Miriam Fraser: Teaching 'mannas' to the next generation
Karen Sudu, Gleaner Writer
GUY'S HILL, St Catherine:MIRIAM FRASER has seen much in her almost 100 years, but what saddens her most is the failure of some parents to instil in their children the importance of good values and attitudes.
The 95-year-old of Benbow, Guy's Hill, St Catherine, is not a biological mother. However, she raised 10 children.
"I raise seven boys and three girls and not one ever stand up before me and tell me a bad word or talk it make me hear. Dem have to have manners. Manners carry yuh a far way," she said.
The vivacious senior, affectionately called Enid, illustrated how she instilled good values in her children when they were growing up.
"I call dem up and say, 'Listen now, I don't want no ganja smoking in yah. I don't want no bad word, and me no want yuh go bruk people shop'," she said, emphasising 'bruk people shop'.
She said it was her love for children that moved her to help raise other people's offspring.
good men, women
"Dem parents couldn't manage dem, and me tek dem and send dem go school that dem could come out to something good and help themselves," she noted.
Her comment evoked a smile from Noel Henry, her nephew, who she raised since he was nine months old. He is appreciative of the love and care she gave him while growing up.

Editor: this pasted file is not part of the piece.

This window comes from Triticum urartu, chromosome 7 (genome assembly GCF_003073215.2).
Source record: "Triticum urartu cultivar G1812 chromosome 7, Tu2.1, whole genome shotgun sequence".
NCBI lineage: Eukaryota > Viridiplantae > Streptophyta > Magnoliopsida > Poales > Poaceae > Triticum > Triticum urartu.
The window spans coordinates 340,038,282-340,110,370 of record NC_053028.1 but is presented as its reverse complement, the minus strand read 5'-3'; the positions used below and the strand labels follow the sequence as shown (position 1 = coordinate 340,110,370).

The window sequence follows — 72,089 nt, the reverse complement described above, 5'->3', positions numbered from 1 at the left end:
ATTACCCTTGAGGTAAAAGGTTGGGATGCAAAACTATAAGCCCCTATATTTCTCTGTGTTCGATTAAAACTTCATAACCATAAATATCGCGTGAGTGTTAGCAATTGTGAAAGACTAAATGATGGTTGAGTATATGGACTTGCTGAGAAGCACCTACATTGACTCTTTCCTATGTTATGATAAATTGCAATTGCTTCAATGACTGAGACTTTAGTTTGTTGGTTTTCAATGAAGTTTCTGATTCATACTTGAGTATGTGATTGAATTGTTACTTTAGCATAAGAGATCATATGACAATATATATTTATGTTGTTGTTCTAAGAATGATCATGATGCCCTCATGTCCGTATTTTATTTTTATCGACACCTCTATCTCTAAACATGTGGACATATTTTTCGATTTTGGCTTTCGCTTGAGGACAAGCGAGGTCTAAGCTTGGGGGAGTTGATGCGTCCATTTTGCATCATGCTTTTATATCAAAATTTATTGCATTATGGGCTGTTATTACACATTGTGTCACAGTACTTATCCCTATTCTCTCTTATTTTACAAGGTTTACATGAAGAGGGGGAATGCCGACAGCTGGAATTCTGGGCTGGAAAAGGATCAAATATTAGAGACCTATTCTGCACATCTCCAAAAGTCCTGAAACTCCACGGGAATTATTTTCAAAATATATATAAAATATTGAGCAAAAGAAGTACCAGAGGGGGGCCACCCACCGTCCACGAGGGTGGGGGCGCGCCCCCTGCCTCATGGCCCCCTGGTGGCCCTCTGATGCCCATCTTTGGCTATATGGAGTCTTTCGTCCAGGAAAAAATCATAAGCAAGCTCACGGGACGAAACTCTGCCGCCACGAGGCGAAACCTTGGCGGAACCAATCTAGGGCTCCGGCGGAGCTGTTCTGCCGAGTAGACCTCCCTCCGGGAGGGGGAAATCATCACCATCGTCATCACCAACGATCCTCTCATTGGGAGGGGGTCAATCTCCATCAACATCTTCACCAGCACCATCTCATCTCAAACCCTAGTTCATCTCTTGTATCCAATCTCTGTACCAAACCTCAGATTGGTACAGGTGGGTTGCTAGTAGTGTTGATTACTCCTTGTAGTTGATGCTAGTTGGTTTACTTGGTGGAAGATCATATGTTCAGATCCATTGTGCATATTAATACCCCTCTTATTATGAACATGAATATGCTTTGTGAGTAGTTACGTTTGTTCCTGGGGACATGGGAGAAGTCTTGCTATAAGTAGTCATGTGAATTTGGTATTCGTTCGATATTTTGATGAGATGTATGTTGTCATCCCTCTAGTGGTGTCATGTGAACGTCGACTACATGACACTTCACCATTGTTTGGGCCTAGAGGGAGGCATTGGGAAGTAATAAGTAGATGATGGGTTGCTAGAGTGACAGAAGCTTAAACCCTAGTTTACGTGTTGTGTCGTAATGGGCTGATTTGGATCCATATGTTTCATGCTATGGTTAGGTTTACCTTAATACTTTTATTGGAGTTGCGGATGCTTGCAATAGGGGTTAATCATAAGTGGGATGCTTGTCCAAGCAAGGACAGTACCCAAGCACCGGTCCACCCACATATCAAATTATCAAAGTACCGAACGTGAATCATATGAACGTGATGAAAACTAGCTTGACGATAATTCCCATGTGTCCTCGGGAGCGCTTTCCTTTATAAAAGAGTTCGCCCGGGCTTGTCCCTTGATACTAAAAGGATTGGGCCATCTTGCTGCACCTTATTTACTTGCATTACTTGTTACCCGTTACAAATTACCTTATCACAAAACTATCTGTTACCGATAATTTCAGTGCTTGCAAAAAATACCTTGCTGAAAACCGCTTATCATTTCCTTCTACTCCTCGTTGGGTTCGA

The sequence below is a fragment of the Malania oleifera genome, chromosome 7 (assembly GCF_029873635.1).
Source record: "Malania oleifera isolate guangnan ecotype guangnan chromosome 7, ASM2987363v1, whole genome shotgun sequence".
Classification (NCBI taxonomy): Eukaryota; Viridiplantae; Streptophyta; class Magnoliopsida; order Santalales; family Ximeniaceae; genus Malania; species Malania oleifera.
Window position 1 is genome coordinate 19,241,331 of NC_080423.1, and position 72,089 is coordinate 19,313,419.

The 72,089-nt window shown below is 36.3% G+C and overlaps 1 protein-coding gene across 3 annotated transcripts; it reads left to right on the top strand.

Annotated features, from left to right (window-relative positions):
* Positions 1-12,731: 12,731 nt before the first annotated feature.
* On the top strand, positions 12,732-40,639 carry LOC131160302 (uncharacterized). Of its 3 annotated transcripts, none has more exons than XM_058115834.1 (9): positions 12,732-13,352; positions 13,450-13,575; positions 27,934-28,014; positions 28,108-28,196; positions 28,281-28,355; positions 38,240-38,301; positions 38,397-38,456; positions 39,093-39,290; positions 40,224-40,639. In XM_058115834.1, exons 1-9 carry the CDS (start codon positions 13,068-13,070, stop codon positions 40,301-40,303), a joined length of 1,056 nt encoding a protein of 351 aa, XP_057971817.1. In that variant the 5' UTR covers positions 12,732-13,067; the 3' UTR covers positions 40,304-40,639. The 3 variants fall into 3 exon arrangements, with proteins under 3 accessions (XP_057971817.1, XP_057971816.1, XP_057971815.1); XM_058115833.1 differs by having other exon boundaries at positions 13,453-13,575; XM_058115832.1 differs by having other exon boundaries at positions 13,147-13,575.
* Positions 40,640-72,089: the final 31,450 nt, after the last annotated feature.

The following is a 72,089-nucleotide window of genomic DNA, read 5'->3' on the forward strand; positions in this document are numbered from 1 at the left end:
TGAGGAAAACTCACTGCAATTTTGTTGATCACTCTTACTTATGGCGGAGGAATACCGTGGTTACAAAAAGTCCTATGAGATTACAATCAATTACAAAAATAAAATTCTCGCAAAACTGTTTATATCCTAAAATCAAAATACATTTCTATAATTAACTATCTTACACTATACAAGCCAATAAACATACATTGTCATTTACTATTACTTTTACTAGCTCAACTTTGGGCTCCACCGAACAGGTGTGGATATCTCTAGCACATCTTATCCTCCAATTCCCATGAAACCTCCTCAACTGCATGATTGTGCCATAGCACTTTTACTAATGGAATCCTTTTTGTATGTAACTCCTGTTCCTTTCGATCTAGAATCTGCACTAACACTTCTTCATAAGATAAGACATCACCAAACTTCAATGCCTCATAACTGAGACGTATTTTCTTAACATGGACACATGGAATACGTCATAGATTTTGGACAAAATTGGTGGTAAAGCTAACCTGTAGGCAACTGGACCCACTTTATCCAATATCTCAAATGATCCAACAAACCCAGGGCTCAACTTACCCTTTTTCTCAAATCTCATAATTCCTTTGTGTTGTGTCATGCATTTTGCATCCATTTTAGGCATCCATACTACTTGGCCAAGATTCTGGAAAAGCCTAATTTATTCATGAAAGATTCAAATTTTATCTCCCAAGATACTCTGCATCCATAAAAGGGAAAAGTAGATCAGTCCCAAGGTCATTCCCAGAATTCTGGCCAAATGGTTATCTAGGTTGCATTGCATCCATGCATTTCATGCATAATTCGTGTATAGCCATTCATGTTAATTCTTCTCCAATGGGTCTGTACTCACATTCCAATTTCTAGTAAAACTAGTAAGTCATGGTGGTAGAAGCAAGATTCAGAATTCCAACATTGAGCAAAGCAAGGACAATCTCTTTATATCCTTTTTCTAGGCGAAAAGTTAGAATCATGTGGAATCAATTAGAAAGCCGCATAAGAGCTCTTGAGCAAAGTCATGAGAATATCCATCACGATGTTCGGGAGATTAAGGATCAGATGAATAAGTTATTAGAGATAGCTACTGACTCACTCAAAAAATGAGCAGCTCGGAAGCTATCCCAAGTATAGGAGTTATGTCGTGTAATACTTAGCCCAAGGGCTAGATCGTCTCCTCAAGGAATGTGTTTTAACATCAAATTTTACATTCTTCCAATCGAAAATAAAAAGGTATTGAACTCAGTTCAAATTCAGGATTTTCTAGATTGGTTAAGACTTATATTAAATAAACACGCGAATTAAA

"We had to have manners. We had to say good morning, good afternoon, thanks, please ... all those things, or else we knew what we would get. If we didn't, she would shake us up," Henry told The Gleaner.
He added: "And it wasn't just about having manners. We had to learn to cook, wash, tidy the house, and all those things, and that really helped us to be good men and women."
"All 10 a dem - including two Chinese - turn out wonderful and dem treat me good now," Fraser interjected.
She is the first of two children for her mother and five for her father, who was a farmer. She grew up in Carron Hall in St Mary, where she said her father owned several acres of land.
Fraser attributes her longevity to the food she eats and being a God-fearing woman.
"I eat rice, yam, vegetable ... all quality food, but I love vegetable because my father used to plant plenty vegetable," the Catholic worshipper said.
It's been 16 years since her husband died. She pointed out that she continues to have a very close relationship with her children and her 90-year-old sister, Brunella Palmer.
The nonagenarian, who broke her hip in 2010, was nursed back to her sprightly self.
"I was going up to the bank at Guy's Hill and me fall down pan de step and lick out me two hip and dem couldn't fix it at Spanish Town Hospital, but the specialist at KPH fix it, and me stay there for two months," she explained.
"Dem even say me move quicker than some people much younger than me," she stated proudly.
One cannot tell that she had a mishap by just looking at her as there is no such indication. Moreover, the eloquent elder is still able to perform her chores.
"Me clean me house meself, wash me clothes meself, me go supermarket and take up me grocery every Saturday. Me pay me light bill and go bank meself ... go do me business," she said with a smile.